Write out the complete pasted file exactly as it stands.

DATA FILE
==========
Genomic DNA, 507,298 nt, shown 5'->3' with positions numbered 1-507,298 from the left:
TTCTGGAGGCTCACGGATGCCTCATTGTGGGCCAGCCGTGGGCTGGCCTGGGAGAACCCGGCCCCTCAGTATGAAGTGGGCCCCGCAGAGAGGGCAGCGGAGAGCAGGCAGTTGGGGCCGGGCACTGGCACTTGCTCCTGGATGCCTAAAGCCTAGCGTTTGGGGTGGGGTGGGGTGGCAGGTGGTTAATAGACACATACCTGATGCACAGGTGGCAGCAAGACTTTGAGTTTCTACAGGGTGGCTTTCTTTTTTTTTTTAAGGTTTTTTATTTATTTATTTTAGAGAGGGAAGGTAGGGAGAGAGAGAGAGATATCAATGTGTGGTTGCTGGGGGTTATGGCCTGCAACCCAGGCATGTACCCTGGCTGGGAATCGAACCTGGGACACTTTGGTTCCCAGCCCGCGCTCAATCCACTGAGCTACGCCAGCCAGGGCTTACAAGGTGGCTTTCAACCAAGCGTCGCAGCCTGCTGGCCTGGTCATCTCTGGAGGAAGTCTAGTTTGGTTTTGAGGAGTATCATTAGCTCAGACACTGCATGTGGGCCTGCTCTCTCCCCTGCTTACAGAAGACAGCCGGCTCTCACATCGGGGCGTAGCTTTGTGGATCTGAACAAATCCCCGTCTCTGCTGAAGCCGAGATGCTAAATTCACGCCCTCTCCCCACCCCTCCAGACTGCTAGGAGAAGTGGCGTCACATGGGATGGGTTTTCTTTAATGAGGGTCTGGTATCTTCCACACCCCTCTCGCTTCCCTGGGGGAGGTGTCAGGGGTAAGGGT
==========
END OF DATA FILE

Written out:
Genomic DNA, 507,298 nt, shown 5'->3' with positions numbered 1-507,298 from the left:
TTCTGGAGGCTCACGGATGCCTCATTGTGGGCCAGCCGTGGGCTGGCCTGGGAGAACCCGGCCCCTCAGTATGAAGTGGGCCCCGCAGAGAGGGCAGCGGAGAGCAGGCAGTTGGGGCCGGGCACTGGCACTTGCTCCTGGATGCCTAAAGCCTAGCGTTTGGGGTGGGGTGGGGTGGCAGGTGGTTAATAGACACATACCTGATGCACAGGTGGCAGCAAGACTTTGAGTTTCTACAGGGTGGCTTTCTTTTTTTTTTTAAGGTTTTTTATTTATTTATTTTAGAGAGGGAAGGTAGGGAGAGAGAGAGAGATATCAATGTGTGGTTGCTGGGGGTTATGGCCTGCAACCCAGGCATGTACCCTGGCTGGGAATCGAACCTGGGACACTTTGGTTCCCAGCCCGCGCTCAATCCACTGAGCTACGCCAGCCAGGGCTTACAAGGTGGCTTTCAACCAAGCGTCGCAGCCTGCTGGCCTGGTCATCTCTGGAGGAAGTCTAGTTTGGTTTTGAGGAGTATCATTAGCTCAGACACTGCATGTGGGCCTGCTCTCTCCCCTGCTTACAGAAGACAGCCGGCTCTCACATCGGGGCGTAGCTTTGTGGATCTGAACAAATCCCCGTCTCTGCTGAAGCCGAGATGCTAAATTCACGCCCTCTCCCCACCCCTCCAGACTGCTAGGAGAAGTGGCGTCACATGGGATGGGTTTTCTTTAATGAGGGTCTGGTATCTTCCACACCCCTCTCGCTTCCCTGGGGGAGGTGTCAGGGGTAAGGGT